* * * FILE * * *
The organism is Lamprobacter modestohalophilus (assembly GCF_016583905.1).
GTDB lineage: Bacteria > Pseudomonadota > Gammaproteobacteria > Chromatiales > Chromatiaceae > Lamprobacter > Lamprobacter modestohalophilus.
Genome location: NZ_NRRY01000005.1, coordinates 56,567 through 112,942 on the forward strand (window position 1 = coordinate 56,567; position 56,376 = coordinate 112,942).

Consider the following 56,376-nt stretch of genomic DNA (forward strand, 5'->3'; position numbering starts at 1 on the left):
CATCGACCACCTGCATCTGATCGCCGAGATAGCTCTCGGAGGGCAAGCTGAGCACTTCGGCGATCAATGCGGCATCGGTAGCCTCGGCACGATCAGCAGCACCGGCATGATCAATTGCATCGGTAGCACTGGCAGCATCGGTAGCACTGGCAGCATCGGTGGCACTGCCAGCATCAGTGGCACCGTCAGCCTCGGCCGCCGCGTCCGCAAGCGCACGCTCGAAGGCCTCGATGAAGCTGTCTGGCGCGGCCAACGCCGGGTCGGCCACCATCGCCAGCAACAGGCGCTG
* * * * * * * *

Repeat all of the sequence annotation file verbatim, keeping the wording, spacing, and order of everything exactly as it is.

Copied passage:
The organism is Lamprobacter modestohalophilus (assembly GCF_016583905.1).
GTDB lineage: Bacteria > Pseudomonadota > Gammaproteobacteria > Chromatiales > Chromatiaceae > Lamprobacter > Lamprobacter modestohalophilus.
Genome location: NZ_NRRY01000005.1, coordinates 56,567 through 112,942 on the forward strand (window position 1 = coordinate 56,567; position 56,376 = coordinate 112,942).

Consider the following 56,376-nt stretch of genomic DNA (forward strand, 5'->3'; position numbering starts at 1 on the left):
CATCGACCACCTGCATCTGATCGCCGAGATAGCTCTCGGAGGGCAAGCTGAGCACTTCGGCGATCAATGCGGCATCGGTAGCCTCGGCACGATCAGCAGCACCGGCATGATCAATTGCATCGGTAGCACTGGCAGCATCGGTAGCACTGGCAGCATCGGTGGCACTGCCAGCATCAGTGGCACCGTCAGCCTCGGCCGCCGCGTCCGCAAGCGCACGCTCGAAGGCCTCGATGAAGCTGTCTGGCGCGGCCAACGCCGGGTCGGCCACCATCGCCAGCAACAGGCGCTG